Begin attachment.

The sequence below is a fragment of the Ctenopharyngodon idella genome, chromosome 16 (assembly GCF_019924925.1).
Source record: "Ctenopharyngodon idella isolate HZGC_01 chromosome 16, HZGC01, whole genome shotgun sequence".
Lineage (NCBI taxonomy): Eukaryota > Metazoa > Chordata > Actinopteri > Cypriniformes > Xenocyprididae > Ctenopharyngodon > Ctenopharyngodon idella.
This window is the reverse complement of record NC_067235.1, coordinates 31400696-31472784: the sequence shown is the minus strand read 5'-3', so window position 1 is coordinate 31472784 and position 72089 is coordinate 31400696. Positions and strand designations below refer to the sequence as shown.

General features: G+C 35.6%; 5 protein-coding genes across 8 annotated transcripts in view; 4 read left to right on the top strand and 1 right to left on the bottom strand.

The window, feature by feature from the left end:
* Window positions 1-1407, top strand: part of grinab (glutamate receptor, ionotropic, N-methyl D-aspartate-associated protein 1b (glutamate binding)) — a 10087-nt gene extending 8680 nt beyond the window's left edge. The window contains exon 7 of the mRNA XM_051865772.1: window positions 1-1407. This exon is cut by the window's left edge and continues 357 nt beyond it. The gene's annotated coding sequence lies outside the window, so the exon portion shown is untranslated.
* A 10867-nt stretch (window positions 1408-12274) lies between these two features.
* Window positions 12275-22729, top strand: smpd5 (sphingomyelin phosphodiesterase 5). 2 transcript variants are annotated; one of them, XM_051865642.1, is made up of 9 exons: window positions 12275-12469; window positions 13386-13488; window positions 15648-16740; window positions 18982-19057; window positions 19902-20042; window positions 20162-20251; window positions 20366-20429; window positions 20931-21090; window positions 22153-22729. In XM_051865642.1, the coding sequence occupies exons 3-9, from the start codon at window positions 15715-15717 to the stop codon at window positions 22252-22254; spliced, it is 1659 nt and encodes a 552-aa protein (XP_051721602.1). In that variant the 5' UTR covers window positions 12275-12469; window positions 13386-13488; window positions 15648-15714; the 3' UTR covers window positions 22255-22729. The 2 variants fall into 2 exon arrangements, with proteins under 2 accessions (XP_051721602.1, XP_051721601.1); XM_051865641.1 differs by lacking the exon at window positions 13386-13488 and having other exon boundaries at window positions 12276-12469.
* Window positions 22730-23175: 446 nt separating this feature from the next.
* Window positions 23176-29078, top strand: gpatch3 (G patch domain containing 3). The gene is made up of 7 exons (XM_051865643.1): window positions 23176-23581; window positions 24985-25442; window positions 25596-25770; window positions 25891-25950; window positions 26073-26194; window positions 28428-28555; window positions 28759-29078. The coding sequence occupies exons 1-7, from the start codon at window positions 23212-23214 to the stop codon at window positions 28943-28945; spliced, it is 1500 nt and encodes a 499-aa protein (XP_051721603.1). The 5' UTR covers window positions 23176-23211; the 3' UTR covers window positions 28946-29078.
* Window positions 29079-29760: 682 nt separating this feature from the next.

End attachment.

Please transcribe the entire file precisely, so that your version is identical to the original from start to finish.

The sequence below is a fragment of the Ctenopharyngodon idella genome, chromosome 16 (assembly GCF_019924925.1).
Source record: "Ctenopharyngodon idella isolate HZGC_01 chromosome 16, HZGC01, whole genome shotgun sequence".
Lineage (NCBI taxonomy): Eukaryota > Metazoa > Chordata > Actinopteri > Cypriniformes > Xenocyprididae > Ctenopharyngodon > Ctenopharyngodon idella.
This window is the reverse complement of record NC_067235.1, coordinates 31400696-31472784: the sequence shown is the minus strand read 5'-3', so window position 1 is coordinate 31472784 and position 72089 is coordinate 31400696. Positions and strand designations below refer to the sequence as shown.

General features: G+C 35.6%; 5 protein-coding genes across 8 annotated transcripts in view; 4 read left to right on the top strand and 1 right to left on the bottom strand.

The window, feature by feature from the left end:
* Window positions 1-1407, top strand: part of grinab (glutamate receptor, ionotropic, N-methyl D-aspartate-associated protein 1b (glutamate binding)) — a 10087-nt gene extending 8680 nt beyond the window's left edge. The window contains exon 7 of the mRNA XM_051865772.1: window positions 1-1407. This exon is cut by the window's left edge and continues 357 nt beyond it. The gene's annotated coding sequence lies outside the window, so the exon portion shown is untranslated.
* A 10867-nt stretch (window positions 1408-12274) lies between these two features.
* Window positions 12275-22729, top strand: smpd5 (sphingomyelin phosphodiesterase 5). 2 transcript variants are annotated; one of them, XM_051865642.1, is made up of 9 exons: window positions 12275-12469; window positions 13386-13488; window positions 15648-16740; window positions 18982-19057; window positions 19902-20042; window positions 20162-20251; window positions 20366-20429; window positions 20931-21090; window positions 22153-22729. In XM_051865642.1, the coding sequence occupies exons 3-9, from the start codon at window positions 15715-15717 to the stop codon at window positions 22252-22254; spliced, it is 1659 nt and encodes a 552-aa protein (XP_051721602.1). In that variant the 5' UTR covers window positions 12275-12469; window positions 13386-13488; window positions 15648-15714; the 3' UTR covers window positions 22255-22729. The 2 variants fall into 2 exon arrangements, with proteins under 2 accessions (XP_051721602.1, XP_051721601.1); XM_051865641.1 differs by lacking the exon at window positions 13386-13488 and having other exon boundaries at window positions 12276-12469.
* Window positions 22730-23175: 446 nt separating this feature from the next.
* Window positions 23176-29078, top strand: gpatch3 (G patch domain containing 3). The gene is made up of 7 exons (XM_051865643.1): window positions 23176-23581; window positions 24985-25442; window positions 25596-25770; window positions 25891-25950; window positions 26073-26194; window positions 28428-28555; window positions 28759-29078. The coding sequence occupies exons 1-7, from the start codon at window positions 23212-23214 to the stop codon at window positions 28943-28945; spliced, it is 1500 nt and encodes a 499-aa protein (XP_051721603.1). The 5' UTR covers window positions 23176-23211; the 3' UTR covers window positions 28946-29078.
* Window positions 29079-29760: 682 nt separating this feature from the next.